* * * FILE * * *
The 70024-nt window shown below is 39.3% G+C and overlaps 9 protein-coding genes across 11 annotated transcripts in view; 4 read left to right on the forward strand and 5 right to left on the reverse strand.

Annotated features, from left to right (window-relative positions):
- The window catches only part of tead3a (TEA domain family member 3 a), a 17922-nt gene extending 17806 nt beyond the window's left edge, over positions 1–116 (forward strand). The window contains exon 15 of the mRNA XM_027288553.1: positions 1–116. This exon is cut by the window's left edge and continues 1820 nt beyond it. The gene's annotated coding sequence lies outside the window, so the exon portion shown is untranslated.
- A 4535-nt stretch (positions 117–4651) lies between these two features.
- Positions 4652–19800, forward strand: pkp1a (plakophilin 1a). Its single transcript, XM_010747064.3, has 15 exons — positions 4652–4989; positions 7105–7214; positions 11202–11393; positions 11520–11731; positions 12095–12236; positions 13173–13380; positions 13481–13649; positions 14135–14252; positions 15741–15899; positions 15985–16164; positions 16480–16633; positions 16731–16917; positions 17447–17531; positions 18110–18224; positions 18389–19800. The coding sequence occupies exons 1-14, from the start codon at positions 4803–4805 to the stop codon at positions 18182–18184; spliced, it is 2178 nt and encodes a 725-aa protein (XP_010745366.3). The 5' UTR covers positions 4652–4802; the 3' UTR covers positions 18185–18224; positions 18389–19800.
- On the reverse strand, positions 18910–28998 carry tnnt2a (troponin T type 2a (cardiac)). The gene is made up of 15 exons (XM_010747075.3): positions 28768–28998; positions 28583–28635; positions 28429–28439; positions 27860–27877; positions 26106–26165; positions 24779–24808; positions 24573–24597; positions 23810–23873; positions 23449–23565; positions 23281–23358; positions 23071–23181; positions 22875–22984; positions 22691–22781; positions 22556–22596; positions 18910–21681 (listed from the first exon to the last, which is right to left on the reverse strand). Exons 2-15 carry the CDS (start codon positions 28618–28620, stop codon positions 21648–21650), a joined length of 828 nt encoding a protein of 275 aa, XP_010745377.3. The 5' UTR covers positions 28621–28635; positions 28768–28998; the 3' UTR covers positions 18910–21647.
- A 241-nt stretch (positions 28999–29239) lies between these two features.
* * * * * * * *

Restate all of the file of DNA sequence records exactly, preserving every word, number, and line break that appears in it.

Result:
The 70024-nt window shown below is 39.3% G+C and overlaps 9 protein-coding genes across 11 annotated transcripts in view; 4 read left to right on the forward strand and 5 right to left on the reverse strand.

Annotated features, from left to right (window-relative positions):
- The window catches only part of tead3a (TEA domain family member 3 a), a 17922-nt gene extending 17806 nt beyond the window's left edge, over positions 1–116 (forward strand). The window contains exon 15 of the mRNA XM_027288553.1: positions 1–116. This exon is cut by the window's left edge and continues 1820 nt beyond it. The gene's annotated coding sequence lies outside the window, so the exon portion shown is untranslated.
- A 4535-nt stretch (positions 117–4651) lies between these two features.
- Positions 4652–19800, forward strand: pkp1a (plakophilin 1a). Its single transcript, XM_010747064.3, has 15 exons — positions 4652–4989; positions 7105–7214; positions 11202–11393; positions 11520–11731; positions 12095–12236; positions 13173–13380; positions 13481–13649; positions 14135–14252; positions 15741–15899; positions 15985–16164; positions 16480–16633; positions 16731–16917; positions 17447–17531; positions 18110–18224; positions 18389–19800. The coding sequence occupies exons 1-14, from the start codon at positions 4803–4805 to the stop codon at positions 18182–18184; spliced, it is 2178 nt and encodes a 725-aa protein (XP_010745366.3). The 5' UTR covers positions 4652–4802; the 3' UTR covers positions 18185–18224; positions 18389–19800.
- On the reverse strand, positions 18910–28998 carry tnnt2a (troponin T type 2a (cardiac)). The gene is made up of 15 exons (XM_010747075.3): positions 28768–28998; positions 28583–28635; positions 28429–28439; positions 27860–27877; positions 26106–26165; positions 24779–24808; positions 24573–24597; positions 23810–23873; positions 23449–23565; positions 23281–23358; positions 23071–23181; positions 22875–22984; positions 22691–22781; positions 22556–22596; positions 18910–21681 (listed from the first exon to the last, which is right to left on the reverse strand). Exons 2-15 carry the CDS (start codon positions 28618–28620, stop codon positions 21648–21650), a joined length of 828 nt encoding a protein of 275 aa, XP_010745377.3. The 5' UTR covers positions 28621–28635; positions 28768–28998; the 3' UTR covers positions 18910–21647.
- A 241-nt stretch (positions 28999–29239) lies between these two features.